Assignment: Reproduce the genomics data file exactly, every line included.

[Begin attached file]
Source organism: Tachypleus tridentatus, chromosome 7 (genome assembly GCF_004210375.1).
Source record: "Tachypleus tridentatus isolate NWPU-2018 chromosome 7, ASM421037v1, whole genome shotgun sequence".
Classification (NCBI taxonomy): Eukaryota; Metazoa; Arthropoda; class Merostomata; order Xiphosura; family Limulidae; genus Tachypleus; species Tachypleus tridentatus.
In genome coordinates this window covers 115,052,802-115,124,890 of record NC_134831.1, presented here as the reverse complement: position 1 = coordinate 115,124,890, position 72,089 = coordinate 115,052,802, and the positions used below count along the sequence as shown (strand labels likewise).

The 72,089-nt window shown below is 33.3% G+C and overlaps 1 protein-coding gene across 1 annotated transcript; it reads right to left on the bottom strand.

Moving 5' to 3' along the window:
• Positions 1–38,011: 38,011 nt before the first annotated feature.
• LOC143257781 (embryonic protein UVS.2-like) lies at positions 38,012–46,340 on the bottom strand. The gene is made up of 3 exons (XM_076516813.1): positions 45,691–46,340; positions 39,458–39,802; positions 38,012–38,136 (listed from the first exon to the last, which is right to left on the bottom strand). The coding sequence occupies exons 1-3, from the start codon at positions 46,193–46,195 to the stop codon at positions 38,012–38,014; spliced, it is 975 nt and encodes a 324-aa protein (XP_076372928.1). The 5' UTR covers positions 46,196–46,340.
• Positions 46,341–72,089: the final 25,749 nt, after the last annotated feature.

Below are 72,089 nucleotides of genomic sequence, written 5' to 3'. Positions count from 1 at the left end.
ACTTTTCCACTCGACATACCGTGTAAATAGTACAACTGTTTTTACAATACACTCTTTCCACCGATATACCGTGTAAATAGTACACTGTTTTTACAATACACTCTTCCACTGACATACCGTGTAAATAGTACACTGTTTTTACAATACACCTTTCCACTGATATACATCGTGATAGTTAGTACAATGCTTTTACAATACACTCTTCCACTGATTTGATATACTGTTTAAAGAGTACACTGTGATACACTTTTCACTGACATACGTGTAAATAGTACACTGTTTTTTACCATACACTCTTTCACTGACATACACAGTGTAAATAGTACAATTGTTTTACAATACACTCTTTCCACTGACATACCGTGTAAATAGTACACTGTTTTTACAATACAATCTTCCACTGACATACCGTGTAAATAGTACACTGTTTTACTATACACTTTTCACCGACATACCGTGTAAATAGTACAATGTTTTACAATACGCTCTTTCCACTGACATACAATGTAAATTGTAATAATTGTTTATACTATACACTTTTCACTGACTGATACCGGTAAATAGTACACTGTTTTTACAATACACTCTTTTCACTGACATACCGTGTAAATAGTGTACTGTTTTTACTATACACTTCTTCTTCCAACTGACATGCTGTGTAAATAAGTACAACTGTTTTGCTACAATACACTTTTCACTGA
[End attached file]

Source organism: Tachypleus tridentatus, chromosome 7 (genome assembly GCF_004210375.1).
Source record: "Tachypleus tridentatus isolate NWPU-2018 chromosome 7, ASM421037v1, whole genome shotgun sequence".
Classification (NCBI taxonomy): Eukaryota; Metazoa; Arthropoda; class Merostomata; order Xiphosura; family Limulidae; genus Tachypleus; species Tachypleus tridentatus.
In genome coordinates this window covers 115,052,802-115,124,890 of record NC_134831.1, presented here as the reverse complement: position 1 = coordinate 115,124,890, position 72,089 = coordinate 115,052,802, and the positions used below count along the sequence as shown (strand labels likewise).

The 72,089-nt window shown below is 33.3% G+C and overlaps 1 protein-coding gene across 1 annotated transcript; it reads right to left on the bottom strand.

Moving 5' to 3' along the window:
• Positions 1–38,011: 38,011 nt before the first annotated feature.
• LOC143257781 (embryonic protein UVS.2-like) lies at positions 38,012–46,340 on the bottom strand. The gene is made up of 3 exons (XM_076516813.1): positions 45,691–46,340; positions 39,458–39,802; positions 38,012–38,136 (listed from the first exon to the last, which is right to left on the bottom strand). The coding sequence occupies exons 1-3, from the start codon at positions 46,193–46,195 to the stop codon at positions 38,012–38,014; spliced, it is 975 nt and encodes a 324-aa protein (XP_076372928.1). The 5' UTR covers positions 46,196–46,340.
• Positions 46,341–72,089: the final 25,749 nt, after the last annotated feature.

Below are 72,089 nucleotides of genomic sequence, written 5' to 3'. Positions count from 1 at the left end.
ACTTTTCCACTCGACATACCGTGTAAATAGTACAACTGTTTTTACAATACACTCTTTCCACCGATATACCGTGTAAATAGTACACTGTTTTTACAATACACTCTTCCACTGACATACCGTGTAAATAGTACACTGTTTTTACAATACACCTTTCCACTGATATACATCGTGATAGTTAGTACAATGCTTTTACAATACACTCTTCCACTGATTTGATATACTGTTTAAAGAGTACACTGTGATACACTTTTCACTGACATACGTGTAAATAGTACACTGTTTTTTACCATACACTCTTTCACTGACATACACAGTGTAAATAGTACAATTGTTTTACAATACACTCTTTCCACTGACATACCGTGTAAATAGTACACTGTTTTTACAATACAATCTTCCACTGACATACCGTGTAAATAGTACACTGTTTTACTATACACTTTTCACCGACATACCGTGTAAATAGTACAATGTTTTACAATACGCTCTTTCCACTGACATACAATGTAAATTGTAATAATTGTTTATACTATACACTTTTCACTGACTGATACCGGTAAATAGTACACTGTTTTTACAATACACTCTTTTCACTGACATACCGTGTAAATAGTGTACTGTTTTTACTATACACTTCTTCTTCCAACTGACATGCTGTGTAAATAAGTACAACTGTTTTGCTACAATACACTTTTCACTGA